It was at this time that Weil started to home in on the topics that would become the focus of much of his research: supercontinents and curved orogenic belts (mountain ranges).
Weil’s first paper with Van der Voo, which proposed a new construction for the Rodinia supercontinent, has now been cited over 400 times. His dissertation focused on the Cantabria-Asturias Arc, a curved orogenic belt in northern Spain that was formed during the amalgamation of the Pangea superconitnent.
Van der Voo remembers Weil’s trip to Spain coming on the heels of failed sample collection in North West Africa.
“The expedition was based on good scientific rationale but had not counted on the strong military presence there, nor on the local guerrillas,” recalled Van der Voo. “So, Arlo came back empty-handed. This in turn caused Arlo to shift his collecting to Spain, and what a lucky break that was, as one can see in his publication list.”
At the time of Weil’s dissertation, there was no shortage of hypotheses of how the Cantabria-Asturias arc evolved, with most models arguing that the shape of the mountain range formed curved.
Going against convention, Weil argued that a secondary event had caused the bending.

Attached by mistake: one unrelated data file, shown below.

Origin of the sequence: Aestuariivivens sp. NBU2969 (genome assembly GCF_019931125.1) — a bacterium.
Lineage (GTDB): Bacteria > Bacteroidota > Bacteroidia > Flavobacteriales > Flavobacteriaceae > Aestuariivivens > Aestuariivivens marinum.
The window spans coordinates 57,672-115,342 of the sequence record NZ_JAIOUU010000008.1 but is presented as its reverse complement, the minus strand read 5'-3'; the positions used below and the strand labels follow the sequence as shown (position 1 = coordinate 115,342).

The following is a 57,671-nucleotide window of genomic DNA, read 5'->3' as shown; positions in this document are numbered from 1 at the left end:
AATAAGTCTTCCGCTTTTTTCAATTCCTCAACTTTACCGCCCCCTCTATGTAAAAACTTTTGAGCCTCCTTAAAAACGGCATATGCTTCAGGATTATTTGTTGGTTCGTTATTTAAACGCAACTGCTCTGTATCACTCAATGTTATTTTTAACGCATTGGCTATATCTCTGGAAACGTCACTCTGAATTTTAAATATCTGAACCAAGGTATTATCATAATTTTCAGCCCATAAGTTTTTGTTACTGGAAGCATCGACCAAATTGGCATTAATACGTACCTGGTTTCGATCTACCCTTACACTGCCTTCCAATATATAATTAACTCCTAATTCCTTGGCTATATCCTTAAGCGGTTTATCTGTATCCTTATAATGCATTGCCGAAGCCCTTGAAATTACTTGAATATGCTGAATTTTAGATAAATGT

Many of the geologists studying the region disagreed, but one—Gabriel Guttiérez Alonso—thought Weil was on to something. Together the two would establish the findings, which are now widely accepted.
“I’ve been very lucky in that I’ve been able to ask interesting questions, and in looking for answers I’ve managed to have an impact on the broader community,” said Weil.
Weil’s latest research, done in collaboration with Adolf Yonkee, has taken the pair to the Rocky Mountains and the Andes. After spending nearly 13 years studying the Rockies, which have completed their tectonic evolution, the two are now testing some of their hypotheses about its evolution in the Andes, an active range where subduction is still occurring.
“You can ask different questions in an ancient system and an active system, and vice versa,” explained Weil. “We’re looking to see analogs between how the Rockies formed and how the Andes are forming.”
Over the years, Weil has mentored a number of students and brought them along to participate in field work. Most recently, he’s brought two students each summer to the Rocky Mountains. He’s brought students to the Andes and to Spain.
“I still remember what it was like when I was in college and trying to figure out what was going to make me happy,” said Weil. “When I see potential in a student, I try to give them an experience that will show them that they can succeed at academic work and that also gives them a chance to find out if it’s what they really want to do.”
“Working with Arlo over the past decade (and then some),” Yonkee said, “I have appreciated his dedication to students, his high energy, and his commitment to improving our understanding of mountain building. Not only have we collected one of the most extensive and informative data sets on curved mountain belts on Earth, from the Rockies to the Andes, but most important, we have had the opportunity to work with outstanding students who will be the next leaders in geosciences.”